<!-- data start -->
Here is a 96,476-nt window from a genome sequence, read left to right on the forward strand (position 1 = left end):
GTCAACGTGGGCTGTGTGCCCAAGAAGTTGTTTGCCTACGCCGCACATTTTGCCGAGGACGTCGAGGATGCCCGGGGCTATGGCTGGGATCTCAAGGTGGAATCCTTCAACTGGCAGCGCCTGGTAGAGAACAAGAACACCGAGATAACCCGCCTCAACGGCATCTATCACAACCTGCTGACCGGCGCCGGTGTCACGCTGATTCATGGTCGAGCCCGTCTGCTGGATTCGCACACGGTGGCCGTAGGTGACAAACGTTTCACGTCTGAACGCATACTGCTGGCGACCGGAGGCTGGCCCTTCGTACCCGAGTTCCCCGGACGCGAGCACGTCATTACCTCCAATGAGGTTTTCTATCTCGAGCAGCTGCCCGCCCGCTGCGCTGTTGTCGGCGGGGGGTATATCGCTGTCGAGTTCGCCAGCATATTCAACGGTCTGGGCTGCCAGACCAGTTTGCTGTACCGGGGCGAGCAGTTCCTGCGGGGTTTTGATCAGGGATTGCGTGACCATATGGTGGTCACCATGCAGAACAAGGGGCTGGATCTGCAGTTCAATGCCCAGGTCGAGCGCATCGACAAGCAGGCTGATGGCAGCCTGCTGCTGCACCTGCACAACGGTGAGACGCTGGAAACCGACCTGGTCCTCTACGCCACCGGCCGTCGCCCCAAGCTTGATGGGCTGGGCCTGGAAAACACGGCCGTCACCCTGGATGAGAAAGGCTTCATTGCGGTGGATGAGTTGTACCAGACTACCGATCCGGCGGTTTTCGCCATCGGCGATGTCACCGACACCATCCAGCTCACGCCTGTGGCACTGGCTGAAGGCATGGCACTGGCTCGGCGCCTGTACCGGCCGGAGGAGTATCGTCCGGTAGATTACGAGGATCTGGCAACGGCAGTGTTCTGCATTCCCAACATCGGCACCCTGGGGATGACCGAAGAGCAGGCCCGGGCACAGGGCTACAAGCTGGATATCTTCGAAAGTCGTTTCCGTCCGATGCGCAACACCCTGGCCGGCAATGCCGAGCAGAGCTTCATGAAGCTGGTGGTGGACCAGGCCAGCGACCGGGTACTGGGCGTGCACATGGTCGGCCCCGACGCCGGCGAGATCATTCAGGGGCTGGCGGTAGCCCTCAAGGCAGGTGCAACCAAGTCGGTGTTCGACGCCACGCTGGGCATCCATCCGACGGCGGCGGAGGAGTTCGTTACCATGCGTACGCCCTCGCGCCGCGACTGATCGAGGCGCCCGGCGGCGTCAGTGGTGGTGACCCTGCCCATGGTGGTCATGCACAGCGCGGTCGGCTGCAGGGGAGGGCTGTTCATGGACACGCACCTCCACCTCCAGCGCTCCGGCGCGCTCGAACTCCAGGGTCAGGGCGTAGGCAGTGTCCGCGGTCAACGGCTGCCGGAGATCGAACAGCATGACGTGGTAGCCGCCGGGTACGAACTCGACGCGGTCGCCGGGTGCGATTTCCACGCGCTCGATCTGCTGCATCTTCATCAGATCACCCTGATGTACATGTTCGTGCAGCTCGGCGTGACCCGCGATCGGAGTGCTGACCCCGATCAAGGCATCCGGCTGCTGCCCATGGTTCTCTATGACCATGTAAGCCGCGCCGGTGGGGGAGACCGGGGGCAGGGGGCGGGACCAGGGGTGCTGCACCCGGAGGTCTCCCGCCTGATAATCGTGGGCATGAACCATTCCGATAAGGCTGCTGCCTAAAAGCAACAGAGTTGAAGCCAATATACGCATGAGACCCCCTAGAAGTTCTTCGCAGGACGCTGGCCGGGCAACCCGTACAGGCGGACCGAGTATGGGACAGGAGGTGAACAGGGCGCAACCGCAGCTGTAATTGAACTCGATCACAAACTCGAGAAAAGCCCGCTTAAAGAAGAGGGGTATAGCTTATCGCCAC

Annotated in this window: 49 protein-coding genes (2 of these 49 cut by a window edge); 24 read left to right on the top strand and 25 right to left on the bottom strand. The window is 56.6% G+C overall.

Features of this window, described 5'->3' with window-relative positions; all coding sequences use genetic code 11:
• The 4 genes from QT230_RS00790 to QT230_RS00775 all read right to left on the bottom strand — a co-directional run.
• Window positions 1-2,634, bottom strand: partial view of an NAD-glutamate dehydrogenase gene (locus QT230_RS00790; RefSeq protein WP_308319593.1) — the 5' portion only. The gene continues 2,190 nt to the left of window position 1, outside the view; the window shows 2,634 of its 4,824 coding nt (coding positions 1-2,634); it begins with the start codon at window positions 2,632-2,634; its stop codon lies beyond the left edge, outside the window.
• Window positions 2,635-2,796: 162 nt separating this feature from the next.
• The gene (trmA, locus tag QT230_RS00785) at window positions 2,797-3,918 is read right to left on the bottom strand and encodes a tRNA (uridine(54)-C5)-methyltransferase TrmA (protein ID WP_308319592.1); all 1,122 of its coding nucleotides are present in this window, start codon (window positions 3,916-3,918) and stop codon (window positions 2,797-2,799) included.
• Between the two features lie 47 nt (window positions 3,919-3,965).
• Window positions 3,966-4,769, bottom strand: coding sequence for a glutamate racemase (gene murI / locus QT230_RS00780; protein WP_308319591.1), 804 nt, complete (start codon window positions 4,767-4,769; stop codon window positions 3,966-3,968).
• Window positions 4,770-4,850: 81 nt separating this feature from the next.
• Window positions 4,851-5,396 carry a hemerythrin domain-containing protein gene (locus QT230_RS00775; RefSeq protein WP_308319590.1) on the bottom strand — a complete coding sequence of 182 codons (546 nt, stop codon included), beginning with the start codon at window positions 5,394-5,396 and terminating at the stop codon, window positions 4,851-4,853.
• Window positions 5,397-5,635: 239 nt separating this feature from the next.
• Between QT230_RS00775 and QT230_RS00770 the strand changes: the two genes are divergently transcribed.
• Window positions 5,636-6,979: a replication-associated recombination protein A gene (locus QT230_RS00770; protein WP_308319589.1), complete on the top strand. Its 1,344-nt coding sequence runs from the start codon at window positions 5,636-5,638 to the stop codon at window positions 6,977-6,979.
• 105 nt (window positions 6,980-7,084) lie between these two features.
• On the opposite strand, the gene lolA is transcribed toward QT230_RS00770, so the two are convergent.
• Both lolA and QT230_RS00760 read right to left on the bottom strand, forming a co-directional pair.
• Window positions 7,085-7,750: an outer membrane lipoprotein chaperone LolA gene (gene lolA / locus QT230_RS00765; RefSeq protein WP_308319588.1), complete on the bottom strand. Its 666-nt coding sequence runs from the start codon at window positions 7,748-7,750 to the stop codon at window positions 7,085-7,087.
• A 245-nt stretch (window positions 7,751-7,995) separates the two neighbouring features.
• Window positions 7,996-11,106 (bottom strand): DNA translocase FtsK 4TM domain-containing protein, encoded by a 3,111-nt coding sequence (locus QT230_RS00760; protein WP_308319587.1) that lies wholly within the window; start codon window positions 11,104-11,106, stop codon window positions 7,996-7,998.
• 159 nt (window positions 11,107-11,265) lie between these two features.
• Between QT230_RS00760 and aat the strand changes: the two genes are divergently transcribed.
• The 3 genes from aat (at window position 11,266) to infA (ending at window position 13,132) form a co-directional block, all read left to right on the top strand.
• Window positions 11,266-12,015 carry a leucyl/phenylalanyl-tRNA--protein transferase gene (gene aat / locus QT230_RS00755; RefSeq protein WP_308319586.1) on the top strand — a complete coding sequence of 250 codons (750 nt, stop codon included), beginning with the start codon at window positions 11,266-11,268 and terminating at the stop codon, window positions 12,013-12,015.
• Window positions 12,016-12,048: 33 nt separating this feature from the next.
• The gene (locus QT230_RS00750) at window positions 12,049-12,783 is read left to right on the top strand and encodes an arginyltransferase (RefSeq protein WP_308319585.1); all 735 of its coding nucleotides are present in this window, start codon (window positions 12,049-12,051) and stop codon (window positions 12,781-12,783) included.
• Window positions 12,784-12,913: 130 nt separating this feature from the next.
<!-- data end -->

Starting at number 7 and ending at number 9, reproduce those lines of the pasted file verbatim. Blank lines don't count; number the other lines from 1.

• Window positions 2,635-2,796: 162 nt separating this feature from the next.
• The gene (trmA, locus tag QT230_RS00785) at window positions 2,797-3,918 is read right to left on the bottom strand and encodes a tRNA (uridine(54)-C5)-methyltransferase TrmA (protein ID WP_308319592.1); all 1,122 of its coding nucleotides are present in this window, start codon (window positions 3,916-3,918) and stop codon (window positions 2,797-2,799) included.
• Between the two features lie 47 nt (window positions 3,919-3,965).